An invasive species is any plant or animal that has spread or been introduced into a new area where they are, or could, cause harm to the environment, economy, or human, animal, or plant health. Their unwelcome presence can destroy ecosystems and cost millions of dollars.

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itself, tree-of-heaven is the lanternfly’s preferred host and harboring one can increase the rate of spread.  

The main outcome Ladin hopes for is broader awareness — not just of how humans facilitate the insect’s spread, but of how our actions are constantly affecting and altering the ecosystems we are part of.  

He cited the initial phase of the coronavirus pandemic as an example of how humans can unknowingly expedite the spread of an invader — pointing to a broader lack of awareness of how our movements affect lives and systems other than our own. It’s important to recognize how humans’ footprints in one place can impact ecosystems in another.  

"This [lanternfly spread] is like the canary in the coal mine of biological invasion. This stuff's happening. It's a signal to us on how we need to modify and course-correct. [It shows us] how we're doing things as a society, how globalization is helping move species around willy-nilly with no real forethought,” Ladin said.  

“Why aren't we tapping into that information and letting it guide us?” he said.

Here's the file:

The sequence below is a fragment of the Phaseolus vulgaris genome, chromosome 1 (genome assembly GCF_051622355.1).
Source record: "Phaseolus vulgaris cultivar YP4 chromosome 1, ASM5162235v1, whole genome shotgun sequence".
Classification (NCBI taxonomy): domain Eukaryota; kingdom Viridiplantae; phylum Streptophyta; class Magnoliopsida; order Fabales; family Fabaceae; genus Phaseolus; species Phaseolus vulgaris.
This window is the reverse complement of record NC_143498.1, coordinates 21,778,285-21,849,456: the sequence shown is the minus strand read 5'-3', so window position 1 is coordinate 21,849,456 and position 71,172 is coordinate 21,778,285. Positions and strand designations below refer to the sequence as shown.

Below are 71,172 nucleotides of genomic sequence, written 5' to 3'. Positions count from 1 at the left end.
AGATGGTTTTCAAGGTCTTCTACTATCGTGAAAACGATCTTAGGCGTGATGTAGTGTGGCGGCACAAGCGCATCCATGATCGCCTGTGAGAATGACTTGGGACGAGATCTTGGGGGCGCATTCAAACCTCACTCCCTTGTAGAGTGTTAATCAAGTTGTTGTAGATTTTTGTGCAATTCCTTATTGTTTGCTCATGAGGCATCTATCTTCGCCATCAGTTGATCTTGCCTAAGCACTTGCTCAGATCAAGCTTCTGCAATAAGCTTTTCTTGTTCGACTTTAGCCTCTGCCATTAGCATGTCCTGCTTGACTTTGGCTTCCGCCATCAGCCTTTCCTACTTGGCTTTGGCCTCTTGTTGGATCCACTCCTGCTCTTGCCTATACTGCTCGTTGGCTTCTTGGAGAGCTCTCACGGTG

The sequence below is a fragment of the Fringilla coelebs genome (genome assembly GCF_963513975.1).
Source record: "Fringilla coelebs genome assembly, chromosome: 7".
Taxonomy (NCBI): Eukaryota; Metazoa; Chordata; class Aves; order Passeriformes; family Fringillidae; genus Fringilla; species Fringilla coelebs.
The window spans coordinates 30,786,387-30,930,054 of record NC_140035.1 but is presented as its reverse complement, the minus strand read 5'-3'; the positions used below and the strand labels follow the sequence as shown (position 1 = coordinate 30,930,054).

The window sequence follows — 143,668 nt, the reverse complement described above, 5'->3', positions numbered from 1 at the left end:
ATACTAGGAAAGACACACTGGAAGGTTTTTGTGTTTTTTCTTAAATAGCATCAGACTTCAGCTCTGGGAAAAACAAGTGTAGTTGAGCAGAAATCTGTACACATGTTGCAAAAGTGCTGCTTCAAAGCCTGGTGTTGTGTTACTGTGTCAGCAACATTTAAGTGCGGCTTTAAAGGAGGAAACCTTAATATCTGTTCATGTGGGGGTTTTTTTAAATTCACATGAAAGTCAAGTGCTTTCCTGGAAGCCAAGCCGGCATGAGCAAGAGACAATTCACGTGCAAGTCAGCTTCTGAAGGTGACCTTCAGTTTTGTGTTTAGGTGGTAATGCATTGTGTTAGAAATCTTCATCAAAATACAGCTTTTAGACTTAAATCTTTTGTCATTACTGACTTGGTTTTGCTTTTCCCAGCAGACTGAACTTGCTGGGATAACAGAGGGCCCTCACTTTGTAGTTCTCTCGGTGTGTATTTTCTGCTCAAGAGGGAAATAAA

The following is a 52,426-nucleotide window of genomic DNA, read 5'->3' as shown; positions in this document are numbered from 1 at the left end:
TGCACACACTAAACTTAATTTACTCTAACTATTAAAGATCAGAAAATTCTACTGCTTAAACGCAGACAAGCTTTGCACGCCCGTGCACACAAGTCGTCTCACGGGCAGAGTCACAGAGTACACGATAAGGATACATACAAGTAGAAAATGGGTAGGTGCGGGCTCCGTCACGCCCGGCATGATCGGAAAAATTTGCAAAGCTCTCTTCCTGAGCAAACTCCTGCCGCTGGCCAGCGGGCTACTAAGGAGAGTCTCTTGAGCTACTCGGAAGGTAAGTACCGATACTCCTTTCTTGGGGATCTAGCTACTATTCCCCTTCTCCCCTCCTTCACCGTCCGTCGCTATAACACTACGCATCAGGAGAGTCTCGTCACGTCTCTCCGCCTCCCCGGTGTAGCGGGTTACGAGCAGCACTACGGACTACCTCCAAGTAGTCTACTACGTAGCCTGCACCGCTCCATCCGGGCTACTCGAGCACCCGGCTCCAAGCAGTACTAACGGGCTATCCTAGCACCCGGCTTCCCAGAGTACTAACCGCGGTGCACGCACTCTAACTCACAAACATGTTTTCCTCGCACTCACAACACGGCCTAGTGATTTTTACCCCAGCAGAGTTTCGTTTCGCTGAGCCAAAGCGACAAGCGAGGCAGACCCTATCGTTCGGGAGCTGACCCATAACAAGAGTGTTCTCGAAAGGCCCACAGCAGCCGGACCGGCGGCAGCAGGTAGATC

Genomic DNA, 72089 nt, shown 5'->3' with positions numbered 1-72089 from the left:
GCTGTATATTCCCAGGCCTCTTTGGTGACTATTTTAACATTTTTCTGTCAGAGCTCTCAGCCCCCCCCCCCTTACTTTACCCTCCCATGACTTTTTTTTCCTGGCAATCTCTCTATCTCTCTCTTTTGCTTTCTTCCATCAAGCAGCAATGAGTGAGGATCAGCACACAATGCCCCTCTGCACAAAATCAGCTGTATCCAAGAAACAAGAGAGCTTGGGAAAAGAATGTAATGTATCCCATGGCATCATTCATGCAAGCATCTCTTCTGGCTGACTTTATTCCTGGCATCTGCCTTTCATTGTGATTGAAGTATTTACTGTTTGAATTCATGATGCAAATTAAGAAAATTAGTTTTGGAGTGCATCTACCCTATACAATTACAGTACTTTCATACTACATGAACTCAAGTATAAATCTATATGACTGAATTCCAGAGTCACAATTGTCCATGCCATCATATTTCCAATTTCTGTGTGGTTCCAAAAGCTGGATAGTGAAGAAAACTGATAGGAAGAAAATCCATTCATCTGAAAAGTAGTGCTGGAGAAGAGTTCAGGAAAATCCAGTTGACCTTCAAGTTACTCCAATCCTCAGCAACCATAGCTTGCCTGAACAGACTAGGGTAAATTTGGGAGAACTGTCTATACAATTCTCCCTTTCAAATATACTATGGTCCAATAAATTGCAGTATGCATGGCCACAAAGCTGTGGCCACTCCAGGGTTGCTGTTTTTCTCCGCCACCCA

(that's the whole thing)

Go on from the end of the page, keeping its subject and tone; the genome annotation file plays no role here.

Listening to such cues about our impact on the earth can be important guidance in addressing climate change climate change
Climate change includes both global warming driven by human-induced emissions of greenhouse gases and the resulting large-scale shifts in weather patterns. Though there have been previous periods of climatic change, since the mid-20th century humans have had an unprecedented impact on Earth's climate system and caused change on a global scale.

Learn more about climate change
as well: “If we've altered the ecosystem so much so that [this is happening,] it's not going to be functioning quite the way it probably should in order to keep us healthy and surviving, to keep our water and our soils and our air and our vegetation communities healthy enough to support us.”  

Climate expediting 

Global climate change will only accelerate the lanternfly’s geographic spread and population growth.  

Ladin’s model incorporated bioclimatic variables that help demonstrate how warming temperatures can influence the species' spread, and it predicted that a warming climate will expand the species’ potential geographic range.  

Usually, the species reproduces once a year, but experts have additionally found that without seasonal temperature differences, spotted lanternfly can reproduce multiple times a year — exponentially increasing growth rates.  

At the moment, most of the Service’s work to contain the lanternfly’s spread comes in the form of education campaigns — so that people can identify the insect, learn how to kill its egg masses, and remember to check their vehicles before driving.  

At the Pennsylvania/New York border, for instance, interns with Broome County Parks — funded by the Service’s New York Field Office — educate visitors and manage for spotted lanternfly and tree of heaven. 

Ladin et al. study is now one more essential tool in understanding and broadening that informative work.  

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Invasive species